I had booked my company into a frozen food show in NJ for the end of that week, and for days I awaited word of whether it was going to be held or not.  They decided not to cancel, so within a few days of the attack, I found myself getting on a plane and headed towards NYC.  My flight was booked into Newark airport.  I honestly don't remember the security procedures that I went through when I arrived at the airport, but I was struck by how empty it was.  There were only 3 of us on the
The monorail at Newark Airport
plane out.  We all took window seats so that we could observe the devastation and when we approached we could see the piles still burning and smoldering.  When we landed, the side of the tarmac was littered by planes, some still grounded and I think a lot were international flights.  You never really realize how many planes are up in the air at any given moment, that is, until you see them sitting at an airport like I saw that morning.   There is a study out that there suggests that the US saw a 2 degree rise in average temperatures on the 3 days following 9/11 that flights were grounded due to the lack of jet contrails.  Contrails provide a mirror like effect and reflect the sun's heat, and there were none over the US during that period.  When I got my bag and got on the monorail at Newark, I was literally the only person on it.  There was a miniseries that had aired about 5 years prior that was based on Stephen King's "The Langoliers".  The premise was that 10 passengers on a plane get a little
A wall of Missing posters
out of sync with the current timeline and return to world void of people.  That's what Newark Airport looked like, to me, that morning.  I made my way to the show and spent my day tossing a roll of paper towels back and forth down and empty aisle with a paper sales rep because virtually no one showed up for it.  I stayed in Hoboken NJ that evening and as I took my walk around that town,  I was struck by all the homemade posters and handbills that identified people's missing loved ones that were plastered to every bit of available fence, post, or wall space.  I was saddened by the desperation that those people were feeling, truly not knowing if their loved ones were lost, missing, injured or deceased, and for some of those people, answers were months in coming.  I was the sole passenger on my return flight home.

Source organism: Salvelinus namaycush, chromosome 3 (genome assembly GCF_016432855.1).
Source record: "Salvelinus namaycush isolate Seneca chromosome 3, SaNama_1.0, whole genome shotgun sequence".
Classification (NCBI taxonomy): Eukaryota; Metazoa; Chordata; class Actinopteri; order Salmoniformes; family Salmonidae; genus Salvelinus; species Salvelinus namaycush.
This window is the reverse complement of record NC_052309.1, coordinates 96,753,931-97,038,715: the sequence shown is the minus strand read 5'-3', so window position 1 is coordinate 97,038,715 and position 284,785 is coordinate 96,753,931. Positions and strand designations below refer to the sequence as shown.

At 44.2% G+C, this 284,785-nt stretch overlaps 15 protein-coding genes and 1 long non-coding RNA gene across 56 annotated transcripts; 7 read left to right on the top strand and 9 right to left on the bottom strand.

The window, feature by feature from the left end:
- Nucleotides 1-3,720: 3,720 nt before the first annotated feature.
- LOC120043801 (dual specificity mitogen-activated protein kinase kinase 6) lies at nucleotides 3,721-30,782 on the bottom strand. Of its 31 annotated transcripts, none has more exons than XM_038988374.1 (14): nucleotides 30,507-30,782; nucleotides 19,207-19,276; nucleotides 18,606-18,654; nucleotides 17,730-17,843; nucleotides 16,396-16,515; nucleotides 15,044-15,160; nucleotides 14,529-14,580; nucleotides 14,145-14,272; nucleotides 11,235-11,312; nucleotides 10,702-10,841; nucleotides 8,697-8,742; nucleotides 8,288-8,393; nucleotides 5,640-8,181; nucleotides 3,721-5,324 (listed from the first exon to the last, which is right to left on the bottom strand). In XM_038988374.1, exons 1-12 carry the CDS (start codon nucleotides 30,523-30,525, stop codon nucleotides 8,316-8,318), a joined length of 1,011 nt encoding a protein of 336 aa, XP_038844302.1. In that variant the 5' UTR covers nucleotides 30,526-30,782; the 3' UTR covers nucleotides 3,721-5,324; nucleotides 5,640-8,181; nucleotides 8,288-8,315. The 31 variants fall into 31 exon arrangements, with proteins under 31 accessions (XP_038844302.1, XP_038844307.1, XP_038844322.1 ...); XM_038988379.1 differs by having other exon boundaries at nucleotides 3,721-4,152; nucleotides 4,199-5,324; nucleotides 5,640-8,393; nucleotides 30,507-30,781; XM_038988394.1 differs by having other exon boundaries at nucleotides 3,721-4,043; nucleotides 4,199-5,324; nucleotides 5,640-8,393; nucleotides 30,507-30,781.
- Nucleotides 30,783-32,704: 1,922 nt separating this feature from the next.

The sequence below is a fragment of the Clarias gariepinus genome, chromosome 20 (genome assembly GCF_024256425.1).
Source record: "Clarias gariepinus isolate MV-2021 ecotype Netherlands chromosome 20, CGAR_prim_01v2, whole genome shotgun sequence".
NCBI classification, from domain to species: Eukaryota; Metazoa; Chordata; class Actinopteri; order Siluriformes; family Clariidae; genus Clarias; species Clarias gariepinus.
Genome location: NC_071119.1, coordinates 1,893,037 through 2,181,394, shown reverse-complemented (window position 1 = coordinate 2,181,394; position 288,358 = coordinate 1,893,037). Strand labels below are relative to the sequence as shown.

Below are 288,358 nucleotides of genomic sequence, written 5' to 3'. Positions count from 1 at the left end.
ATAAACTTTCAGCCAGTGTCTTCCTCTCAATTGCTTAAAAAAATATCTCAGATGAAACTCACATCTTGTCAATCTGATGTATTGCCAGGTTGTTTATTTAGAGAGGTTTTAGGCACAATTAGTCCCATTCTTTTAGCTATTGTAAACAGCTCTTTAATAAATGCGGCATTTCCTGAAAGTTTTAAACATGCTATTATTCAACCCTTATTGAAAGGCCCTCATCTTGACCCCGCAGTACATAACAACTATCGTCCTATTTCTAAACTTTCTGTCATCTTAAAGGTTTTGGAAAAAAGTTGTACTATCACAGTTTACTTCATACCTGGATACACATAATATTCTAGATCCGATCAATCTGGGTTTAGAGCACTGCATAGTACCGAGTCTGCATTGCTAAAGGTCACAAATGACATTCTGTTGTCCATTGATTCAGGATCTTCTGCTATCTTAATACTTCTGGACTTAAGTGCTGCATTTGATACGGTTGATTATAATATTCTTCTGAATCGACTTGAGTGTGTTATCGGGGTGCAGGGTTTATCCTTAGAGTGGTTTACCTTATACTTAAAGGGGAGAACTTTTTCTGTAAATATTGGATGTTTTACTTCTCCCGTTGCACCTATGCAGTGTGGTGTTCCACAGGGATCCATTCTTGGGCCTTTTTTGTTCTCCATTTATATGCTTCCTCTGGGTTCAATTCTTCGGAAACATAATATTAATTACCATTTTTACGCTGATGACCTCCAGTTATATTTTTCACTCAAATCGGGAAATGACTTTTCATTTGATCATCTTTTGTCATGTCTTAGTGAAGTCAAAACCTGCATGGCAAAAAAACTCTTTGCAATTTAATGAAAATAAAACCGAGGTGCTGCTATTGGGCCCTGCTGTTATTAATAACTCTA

Now 12 years later, I cannot say that I'm reminded of 9/11 daily, however, I am reminded every time I book or take a trip.  I smile as I go through security at the airports and remember to thank the TSA agents for helping to keep me safe.  It's weird how often the subject of 9/11 and traveling comes up and I've heard a lot of stranger's stories of traveling that day, and they have heard mine.  My peers at my current job were in Dallas that day attending a corporate meeting and like a lot of business travelers were forced to rent cars and drive back to their homes that week.  Those vans and cars full of people crisscrossed the country in the days following 9/11 on serpentine paths dropping salespeople off as they went along.  Many people
were afraid to fly in the months following 9/11, and in a truly ironic twist of fate, auto fatalities increased by about 1,600 people that year due largely to the increase in auto travel.  My family had planned a Disney World vacation that December and we decided to keep our plans.  We were able to see as much as we wanted to during our 3 days there that year since the parks had record lows for attendance.    I vowed simply to never let terrorists win by making me afraid of living my life.  I understand that there is risk in riding on buses and trains and going to malls and stadiums and people in some countries have experienced issues with these for a long time now.  I'm no longer naive enough to believe that we are insulated from these possibilities, but it won't stop me from going on them or in them.  I'll close with this last thought on 9/11, it was historically the most significant day in my lifetime and I pray every day that it remains just that.   



Anne Mascal said...


Paul Yarger said...

As you remember we lived in Howell NJ at the time. I was up and getting ready to head into NYC for an interview with John Hewitt, president of Jackson Hewitt tax service, but checked my computers before I left and saw the initial reports, then turned on the TV in time to watch the 2nd tower hit. Needless to say I never made that interview. We lived close enough that ash drifted to our area, and several of our neighbors and friends had loved ones that perished that day. I have been back to ground zero a number of times to see the progress on the new tower and always pause a moment in the busy city to remember those who were lost on 9/11.

Anonymous said...

I second Anne's comment of Amen.
I know of people who were supposed to have been in one of the towers and on one of the planes, but were not do to certain "stange reasons". They now see those reasons as Gods intervention.